Not a perfect collection but it comes close. --kirkus Book Reviews

About the Author

Michelle Bitting was born and raised in Los Angeles, California. A dancer and a chef, she studied theater at U.C.Berkeley and received an M.F.A. from Pacific University, Oregon. In 2007, Thomas Lux chose her manuscript Good Friday Kiss as the winner of the DeNovo First Book Award. Her prize-winning poems have been published widely in numerous journals including The American Poetry Review, Prairie Schooner and Narrative Magazine. Poems have been reprinted on Poetry Daily and Verse Daily. Michelle teaches in the U.C.L.A. Extension Writer s Program and as a California Poet in the Schools. Notes to the Beloved won the 2011 Sacramento Poetry Center Book Award.

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Product Details

  • Perfect Paperback: 92 pages
  • Publisher: Sacramento Poetry Center Press (January 15, 2012)
  • Language: English
  • ISBN-10: 0983136238
  • ISBN-13: 978-0983136231
  • Product Dimensions: 8.8 x 5.9 x 0.4 inches
  • Shipping Weight: 2.4 ounces
  • Average Customer Review: 5.0 out of 5 stars  See all reviews (2 customer reviews)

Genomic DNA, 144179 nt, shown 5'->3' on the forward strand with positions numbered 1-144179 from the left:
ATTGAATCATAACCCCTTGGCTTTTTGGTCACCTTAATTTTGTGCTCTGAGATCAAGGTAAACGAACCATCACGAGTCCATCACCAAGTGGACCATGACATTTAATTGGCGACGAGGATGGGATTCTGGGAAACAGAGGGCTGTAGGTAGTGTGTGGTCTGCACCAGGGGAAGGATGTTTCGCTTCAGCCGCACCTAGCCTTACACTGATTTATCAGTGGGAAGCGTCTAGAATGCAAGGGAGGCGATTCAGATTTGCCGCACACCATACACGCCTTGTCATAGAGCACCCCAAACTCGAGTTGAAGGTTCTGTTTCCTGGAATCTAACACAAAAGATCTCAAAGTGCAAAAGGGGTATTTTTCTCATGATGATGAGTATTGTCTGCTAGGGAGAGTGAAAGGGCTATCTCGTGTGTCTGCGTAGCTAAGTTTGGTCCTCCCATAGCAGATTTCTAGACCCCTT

• Amazon Best Sellers Rank: #3,750,379 in Books (See Top 100 in Books)

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I first read "Notes to the Beloved" in a single sitting, then dipped in for frequent visits over the following days, weeks - wanting to return to its beauty and bravery. A wonderful and rich mix of humor, heart, and heartbreak - incredibly crafted yet so immediate I feel like they are being read to me from across the table. The poems are all the best parts of Sharon Olds, Anne Sexton, and Erica Jong but in a unique, strong voice that is "throat open and heart full throttle" (`Baptismal') and Michelle Bitting's alone. The language here, musical with exquisite metaphors and open-hearted observations, is the kind of writing where one says, 'I wish I would have written that but, if I couldn't, I'm so glad someone did.' "Notes to the Beloved" is a book you will first savor alone in a quiet room but will want to share with friends, give as gifts. However you come to them, these poems are ones you will carry with you long after you've closed the book.
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Format: Perfect Paperback
It's a serious pleasure to hold Michelle Bitting's Notes To The Beloved in my hands and to be struck over and over
by the ferocious ease of this poet's gorgeous voice. Bitting's turns are surprising, her language stuns.
This woman rocks to a tight and lyrical beat with a spirit that goes charging down the page--arms and eyes
wide and never looking back.